How far off the peak are we? Nationally 50.9% (52.0% in real terms as we have had inflation of just 2.4% between February 2007 and March 2013). Interestingly, as revealed here, Northern Ireland is some 56.3% from peak in nominal terms and 63.2% off peak in real terms. Are forbearance measures by mortgage lenders, a draconian bankruptcy regime and NAMA’s (in)actions distorting the market? Or are cash transactions which are not captured by the CSO index so significant today that if they were captured, the decline in the Republic would be even greater?

How much further will prices drop? Indeed, will prices continue to drop at all? Who knows, I would say the general consensus is that prices will continue to drop. This is what I believe to be a comprehensive list of forecasts and projections for Irish residential property [house price projections in Ireland are contentious for obvious reasons and the following is understood to be a comprehensive list of projections but please drop me a line if you think there are any omissions – note January 2013 Fitch and S&P being inserted shortly].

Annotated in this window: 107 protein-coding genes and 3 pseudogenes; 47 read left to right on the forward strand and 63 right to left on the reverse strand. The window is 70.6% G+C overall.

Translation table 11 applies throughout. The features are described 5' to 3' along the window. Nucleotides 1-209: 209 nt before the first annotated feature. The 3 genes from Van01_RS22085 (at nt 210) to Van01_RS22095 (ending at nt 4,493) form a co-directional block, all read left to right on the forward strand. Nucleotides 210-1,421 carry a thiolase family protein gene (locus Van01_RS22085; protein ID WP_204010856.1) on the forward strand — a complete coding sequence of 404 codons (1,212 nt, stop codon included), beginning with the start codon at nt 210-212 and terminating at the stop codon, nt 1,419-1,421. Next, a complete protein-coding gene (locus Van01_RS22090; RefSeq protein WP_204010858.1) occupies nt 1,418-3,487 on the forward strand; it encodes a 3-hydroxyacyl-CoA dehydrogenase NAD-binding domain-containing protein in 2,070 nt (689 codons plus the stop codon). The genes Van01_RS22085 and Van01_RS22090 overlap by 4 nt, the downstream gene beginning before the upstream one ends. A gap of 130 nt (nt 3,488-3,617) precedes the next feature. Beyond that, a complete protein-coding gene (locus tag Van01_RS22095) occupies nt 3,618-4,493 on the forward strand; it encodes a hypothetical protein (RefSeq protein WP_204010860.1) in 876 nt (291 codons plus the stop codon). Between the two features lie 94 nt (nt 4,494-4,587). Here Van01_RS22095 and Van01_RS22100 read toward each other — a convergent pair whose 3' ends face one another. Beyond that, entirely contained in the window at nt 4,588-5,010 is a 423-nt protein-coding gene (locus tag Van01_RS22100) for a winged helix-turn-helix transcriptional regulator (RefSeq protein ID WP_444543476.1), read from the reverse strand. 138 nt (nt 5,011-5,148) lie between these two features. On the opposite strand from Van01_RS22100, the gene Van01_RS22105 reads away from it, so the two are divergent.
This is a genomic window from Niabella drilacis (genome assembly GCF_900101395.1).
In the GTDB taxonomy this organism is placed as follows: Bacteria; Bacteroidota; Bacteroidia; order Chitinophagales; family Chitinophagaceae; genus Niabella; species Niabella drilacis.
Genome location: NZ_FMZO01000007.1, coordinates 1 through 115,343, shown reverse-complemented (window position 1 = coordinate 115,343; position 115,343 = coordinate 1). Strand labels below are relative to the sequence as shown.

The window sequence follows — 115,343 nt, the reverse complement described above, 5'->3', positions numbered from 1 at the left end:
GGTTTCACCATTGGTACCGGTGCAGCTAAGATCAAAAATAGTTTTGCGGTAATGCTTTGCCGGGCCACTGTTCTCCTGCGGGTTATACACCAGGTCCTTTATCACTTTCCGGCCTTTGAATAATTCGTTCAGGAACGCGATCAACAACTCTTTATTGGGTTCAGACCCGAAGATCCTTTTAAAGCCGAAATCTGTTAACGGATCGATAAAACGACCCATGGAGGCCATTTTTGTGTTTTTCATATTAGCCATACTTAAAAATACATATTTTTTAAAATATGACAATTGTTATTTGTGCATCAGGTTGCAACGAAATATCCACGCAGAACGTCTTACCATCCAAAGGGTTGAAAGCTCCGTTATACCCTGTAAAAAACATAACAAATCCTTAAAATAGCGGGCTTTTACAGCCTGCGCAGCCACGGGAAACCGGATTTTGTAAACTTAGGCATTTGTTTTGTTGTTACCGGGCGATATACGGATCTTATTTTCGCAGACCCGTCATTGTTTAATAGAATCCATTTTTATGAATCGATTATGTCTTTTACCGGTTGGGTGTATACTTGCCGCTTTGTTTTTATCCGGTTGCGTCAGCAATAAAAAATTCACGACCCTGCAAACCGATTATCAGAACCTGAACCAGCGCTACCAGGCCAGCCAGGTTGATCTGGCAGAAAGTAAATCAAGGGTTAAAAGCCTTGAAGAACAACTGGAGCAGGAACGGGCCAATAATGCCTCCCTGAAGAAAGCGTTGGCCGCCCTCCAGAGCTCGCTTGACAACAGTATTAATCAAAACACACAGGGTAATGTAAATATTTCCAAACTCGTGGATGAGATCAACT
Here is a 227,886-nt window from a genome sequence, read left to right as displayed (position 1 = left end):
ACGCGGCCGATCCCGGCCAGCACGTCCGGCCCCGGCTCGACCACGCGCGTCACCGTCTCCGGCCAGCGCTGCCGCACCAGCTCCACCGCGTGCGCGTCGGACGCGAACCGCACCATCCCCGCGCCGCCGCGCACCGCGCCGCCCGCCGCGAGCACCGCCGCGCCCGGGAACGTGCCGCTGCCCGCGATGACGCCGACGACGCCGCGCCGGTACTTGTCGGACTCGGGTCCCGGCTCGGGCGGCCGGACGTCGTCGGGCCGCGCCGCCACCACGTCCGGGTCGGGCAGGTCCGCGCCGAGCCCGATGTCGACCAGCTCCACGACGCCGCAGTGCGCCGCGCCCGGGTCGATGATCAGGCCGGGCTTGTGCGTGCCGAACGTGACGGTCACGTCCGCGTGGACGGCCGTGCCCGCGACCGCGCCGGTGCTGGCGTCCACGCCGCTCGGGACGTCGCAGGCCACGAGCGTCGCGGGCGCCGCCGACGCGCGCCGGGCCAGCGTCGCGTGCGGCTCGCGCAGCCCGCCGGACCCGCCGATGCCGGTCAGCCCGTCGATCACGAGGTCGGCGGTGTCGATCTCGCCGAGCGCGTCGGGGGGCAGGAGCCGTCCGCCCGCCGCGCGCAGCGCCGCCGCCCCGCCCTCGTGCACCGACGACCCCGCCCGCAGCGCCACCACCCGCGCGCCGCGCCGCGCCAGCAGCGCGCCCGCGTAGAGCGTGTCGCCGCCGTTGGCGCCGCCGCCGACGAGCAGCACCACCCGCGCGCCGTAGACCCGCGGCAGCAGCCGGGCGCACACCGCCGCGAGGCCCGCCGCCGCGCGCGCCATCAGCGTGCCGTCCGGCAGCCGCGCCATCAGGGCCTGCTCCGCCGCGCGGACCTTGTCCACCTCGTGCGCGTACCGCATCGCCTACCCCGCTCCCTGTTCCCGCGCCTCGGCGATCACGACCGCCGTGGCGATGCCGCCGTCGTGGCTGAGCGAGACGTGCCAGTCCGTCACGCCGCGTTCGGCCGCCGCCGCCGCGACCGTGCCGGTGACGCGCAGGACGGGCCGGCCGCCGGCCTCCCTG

What does this morning’s news mean for NAMA? The CSO index is used to calculate the NWL Index shown at the top of this page which aims to provide a composite reflection of price movements in NAMA’s key markets since 30th November 2009, the NAMA valuation date. Residential prices in Ireland are now down 31.7% from November, 2009.  The latest results from the CSO bring the index to 775 (29.0%) meaning that NAMA will need see a blended average increase of 29.0% in its various property markets to break even at a gross profit level.